to ascend along this shaft without scraping his head. An open window shed daylight across a lobby area where a massive boulder blocked our exit. He laid me carefully down and then proceeded to roll this solid rock door to one side. His wellpractised technique was a demonstration of brute strength, which was performed with ease. He picked me up again; we crossed the threshold into the great outdoors. Now I found myself blinking in dazzled wonder while gasping at such beauty that only summer evenings reward. Pure refreshing air filled my lungs, oxygenating my brain and stimulating delightful feelings of having been reborn.




I was being transported down a stony slope, clinging on as tightly as wasted-away muscles allow. Once my eyes had grown accustomed to bright sunbeams, I looked back up the pathway behind us. It wiggled down from a camouflaged access, inset on the flank of a hillock which rose like a pyramid. An ancient yew tree whose gnarled trunk resembled the grey rock to which it was anchored stood on the top. Its sweeping branches sprouted in all directions, blanketing the mound in shade. Plumes of smoke were spiralling up from a burrow. Bruno ambled on, through an invasion of lush bracken, arriving at an overgrown glade where the trail levelled out and forked into three. From here onwards, the central path was marked by cartwheel tracks. It descended straight ahead through surrounding woodland. The other two paths ran in opposite directions to one another and were soon lost to view as they snaked off round the mountainside. Close by, gushing water was gargling, accompanied by an invisible orchestra of chirrup-chirrup-chirruping birdsong. We continued our descent until reaching a river. The track followed its banks under broadleaved trees, leading along grassy fringes to a forest clearing. Here the water accelerated, jumped, and tumbled down an almost vertical drop. When viewed from below, this waterfall had eroded cavities into the riverbed, forming a deep plunge-pool. Bruno placed me gently near to the water margin which continued its course, bordering a plateau with fields on our side and copsewood overgrown with blackberry brambles on the other. The river meandered on, dappled by sunshine, before disappearing over a precipice.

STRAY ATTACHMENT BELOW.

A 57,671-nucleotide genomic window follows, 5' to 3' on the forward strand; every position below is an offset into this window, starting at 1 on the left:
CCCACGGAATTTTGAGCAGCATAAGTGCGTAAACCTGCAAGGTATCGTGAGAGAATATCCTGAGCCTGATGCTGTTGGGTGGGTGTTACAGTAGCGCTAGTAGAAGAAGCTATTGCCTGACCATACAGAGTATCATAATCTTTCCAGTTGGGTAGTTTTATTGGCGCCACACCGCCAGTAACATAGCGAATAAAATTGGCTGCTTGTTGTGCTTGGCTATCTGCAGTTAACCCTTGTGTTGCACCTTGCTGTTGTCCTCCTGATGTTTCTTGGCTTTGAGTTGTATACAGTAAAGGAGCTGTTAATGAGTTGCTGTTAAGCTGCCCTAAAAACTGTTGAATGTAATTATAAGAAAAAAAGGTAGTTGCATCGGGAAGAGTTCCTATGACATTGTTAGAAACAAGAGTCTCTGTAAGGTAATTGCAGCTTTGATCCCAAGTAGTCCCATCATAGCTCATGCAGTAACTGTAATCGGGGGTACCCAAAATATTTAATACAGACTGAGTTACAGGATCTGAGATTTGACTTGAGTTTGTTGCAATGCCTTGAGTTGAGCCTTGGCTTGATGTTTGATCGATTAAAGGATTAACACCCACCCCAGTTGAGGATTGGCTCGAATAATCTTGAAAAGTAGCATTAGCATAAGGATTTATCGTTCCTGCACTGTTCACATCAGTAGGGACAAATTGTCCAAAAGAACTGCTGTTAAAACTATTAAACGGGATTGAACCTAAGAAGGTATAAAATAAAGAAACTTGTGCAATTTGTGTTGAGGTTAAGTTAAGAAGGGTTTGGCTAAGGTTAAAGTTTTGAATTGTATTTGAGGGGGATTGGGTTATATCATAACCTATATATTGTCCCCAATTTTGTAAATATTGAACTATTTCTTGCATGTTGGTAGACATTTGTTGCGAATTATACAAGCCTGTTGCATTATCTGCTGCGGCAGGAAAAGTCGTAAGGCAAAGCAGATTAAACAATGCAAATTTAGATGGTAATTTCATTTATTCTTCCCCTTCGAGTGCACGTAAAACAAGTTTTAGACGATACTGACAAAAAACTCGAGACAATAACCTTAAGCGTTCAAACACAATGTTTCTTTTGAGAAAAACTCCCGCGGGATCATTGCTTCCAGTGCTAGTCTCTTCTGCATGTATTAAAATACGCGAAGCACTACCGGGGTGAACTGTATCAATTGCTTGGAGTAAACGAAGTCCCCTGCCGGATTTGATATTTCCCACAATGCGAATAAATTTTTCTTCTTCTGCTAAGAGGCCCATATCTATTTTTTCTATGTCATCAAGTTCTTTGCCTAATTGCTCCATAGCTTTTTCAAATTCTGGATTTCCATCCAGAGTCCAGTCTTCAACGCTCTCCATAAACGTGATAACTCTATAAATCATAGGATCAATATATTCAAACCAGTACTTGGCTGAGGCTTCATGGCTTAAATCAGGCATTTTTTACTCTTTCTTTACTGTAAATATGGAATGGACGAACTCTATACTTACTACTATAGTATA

The broad horizon was sculptured with mountain peaks skirted in tightly-knit forest. This vegetation formed tones of green waves that swathed the sierra’s steep contours. Rift valleys cloaked in shadow gave rise to jagged ridges awash with sunlight. In the far distance a mountain pass carved its way between soaring crags. From beyond this bold landmark the whole infinity skyline was tinted by rays of golden light that flooded everywhere, soaking us in its radiant embrace. Looking up behind, lofty treetops swayed in the breeze. Rising dramatically above them, a limestone pinnacle pierced into the heavenly glow. Bruno made a statement:


“Welcome to Montevivo. You could be in paradise.” While I meditated on these words, the shaggy bear let out a roar of delight as he dived into the pool. Spray sploshed over me; his huge body sank down into the transparent depths, surfacing moments later amidst more splashing. “Have a nice soak. This is pure Montevivo mineral water: it washes the body, clears the mind and cleanses the soul. It’s good fun too!” A grin of playful pleasure was added in encouragement.